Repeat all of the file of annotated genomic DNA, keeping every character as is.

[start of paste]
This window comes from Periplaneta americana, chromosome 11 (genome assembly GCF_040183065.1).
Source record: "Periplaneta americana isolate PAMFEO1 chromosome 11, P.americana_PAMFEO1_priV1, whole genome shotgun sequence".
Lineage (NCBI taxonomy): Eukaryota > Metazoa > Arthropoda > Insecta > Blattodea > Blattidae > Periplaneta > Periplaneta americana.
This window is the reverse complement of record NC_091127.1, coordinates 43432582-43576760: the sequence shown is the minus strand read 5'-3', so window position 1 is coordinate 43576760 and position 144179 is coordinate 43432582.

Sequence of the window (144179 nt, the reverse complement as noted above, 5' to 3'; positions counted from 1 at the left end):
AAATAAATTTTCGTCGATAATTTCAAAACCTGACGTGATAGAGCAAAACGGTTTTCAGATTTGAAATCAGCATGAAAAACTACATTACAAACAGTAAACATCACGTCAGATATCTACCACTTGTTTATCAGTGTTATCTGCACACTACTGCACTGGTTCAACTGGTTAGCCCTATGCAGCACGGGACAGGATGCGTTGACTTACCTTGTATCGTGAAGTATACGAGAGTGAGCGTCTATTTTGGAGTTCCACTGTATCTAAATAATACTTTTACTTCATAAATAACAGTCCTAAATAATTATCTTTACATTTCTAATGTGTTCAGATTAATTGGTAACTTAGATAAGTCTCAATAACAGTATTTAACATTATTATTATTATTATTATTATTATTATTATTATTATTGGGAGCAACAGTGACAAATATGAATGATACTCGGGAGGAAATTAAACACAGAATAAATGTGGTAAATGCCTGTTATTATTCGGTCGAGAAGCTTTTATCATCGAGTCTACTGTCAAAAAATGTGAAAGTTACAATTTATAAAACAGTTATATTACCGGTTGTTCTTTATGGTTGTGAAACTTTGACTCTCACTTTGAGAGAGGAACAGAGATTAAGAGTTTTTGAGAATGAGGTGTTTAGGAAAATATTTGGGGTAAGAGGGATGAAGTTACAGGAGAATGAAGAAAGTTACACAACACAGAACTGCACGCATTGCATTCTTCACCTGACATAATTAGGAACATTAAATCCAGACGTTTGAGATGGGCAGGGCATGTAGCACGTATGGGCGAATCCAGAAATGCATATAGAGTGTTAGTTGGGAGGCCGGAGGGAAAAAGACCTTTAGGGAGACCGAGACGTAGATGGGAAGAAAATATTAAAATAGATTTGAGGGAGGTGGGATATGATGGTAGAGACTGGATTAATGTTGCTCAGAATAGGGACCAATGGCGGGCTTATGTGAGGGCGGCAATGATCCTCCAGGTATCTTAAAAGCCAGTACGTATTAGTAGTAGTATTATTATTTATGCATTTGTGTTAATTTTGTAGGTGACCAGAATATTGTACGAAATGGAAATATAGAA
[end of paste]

This window comes from Periplaneta americana, chromosome 11 (genome assembly GCF_040183065.1).
Source record: "Periplaneta americana isolate PAMFEO1 chromosome 11, P.americana_PAMFEO1_priV1, whole genome shotgun sequence".
Lineage (NCBI taxonomy): Eukaryota > Metazoa > Arthropoda > Insecta > Blattodea > Blattidae > Periplaneta > Periplaneta americana.
This window is the reverse complement of record NC_091127.1, coordinates 43432582-43576760: the sequence shown is the minus strand read 5'-3', so window position 1 is coordinate 43576760 and position 144179 is coordinate 43432582.

Sequence of the window (144179 nt, the reverse complement as noted above, 5' to 3'; positions counted from 1 at the left end):
AAATAAATTTTCGTCGATAATTTCAAAACCTGACGTGATAGAGCAAAACGGTTTTCAGATTTGAAATCAGCATGAAAAACTACATTACAAACAGTAAACATCACGTCAGATATCTACCACTTGTTTATCAGTGTTATCTGCACACTACTGCACTGGTTCAACTGGTTAGCCCTATGCAGCACGGGACAGGATGCGTTGACTTACCTTGTATCGTGAAGTATACGAGAGTGAGCGTCTATTTTGGAGTTCCACTGTATCTAAATAATACTTTTACTTCATAAATAACAGTCCTAAATAATTATCTTTACATTTCTAATGTGTTCAGATTAATTGGTAACTTAGATAAGTCTCAATAACAGTATTTAACATTATTATTATTATTATTATTATTATTATTATTATTATTGGGAGCAACAGTGACAAATATGAATGATACTCGGGAGGAAATTAAACACAGAATAAATGTGGTAAATGCCTGTTATTATTCGGTCGAGAAGCTTTTATCATCGAGTCTACTGTCAAAAAATGTGAAAGTTACAATTTATAAAACAGTTATATTACCGGTTGTTCTTTATGGTTGTGAAACTTTGACTCTCACTTTGAGAGAGGAACAGAGATTAAGAGTTTTTGAGAATGAGGTGTTTAGGAAAATATTTGGGGTAAGAGGGATGAAGTTACAGGAGAATGAAGAAAGTTACACAACACAGAACTGCACGCATTGCATTCTTCACCTGACATAATTAGGAACATTAAATCCAGACGTTTGAGATGGGCAGGGCATGTAGCACGTATGGGCGAATCCAGAAATGCATATAGAGTGTTAGTTGGGAGGCCGGAGGGAAAAAGACCTTTAGGGAGACCGAGACGTAGATGGGAAGAAAATATTAAAATAGATTTGAGGGAGGTGGGATATGATGGTAGAGACTGGATTAATGTTGCTCAGAATAGGGACCAATGGCGGGCTTATGTGAGGGCGGCAATGATCCTCCAGGTATCTTAAAAGCCAGTACGTATTAGTAGTAGTATTATTATTTATGCATTTGTGTTAATTTTGTAGGTGACCAGAATATTGTACGAAATGGAAATATAGAA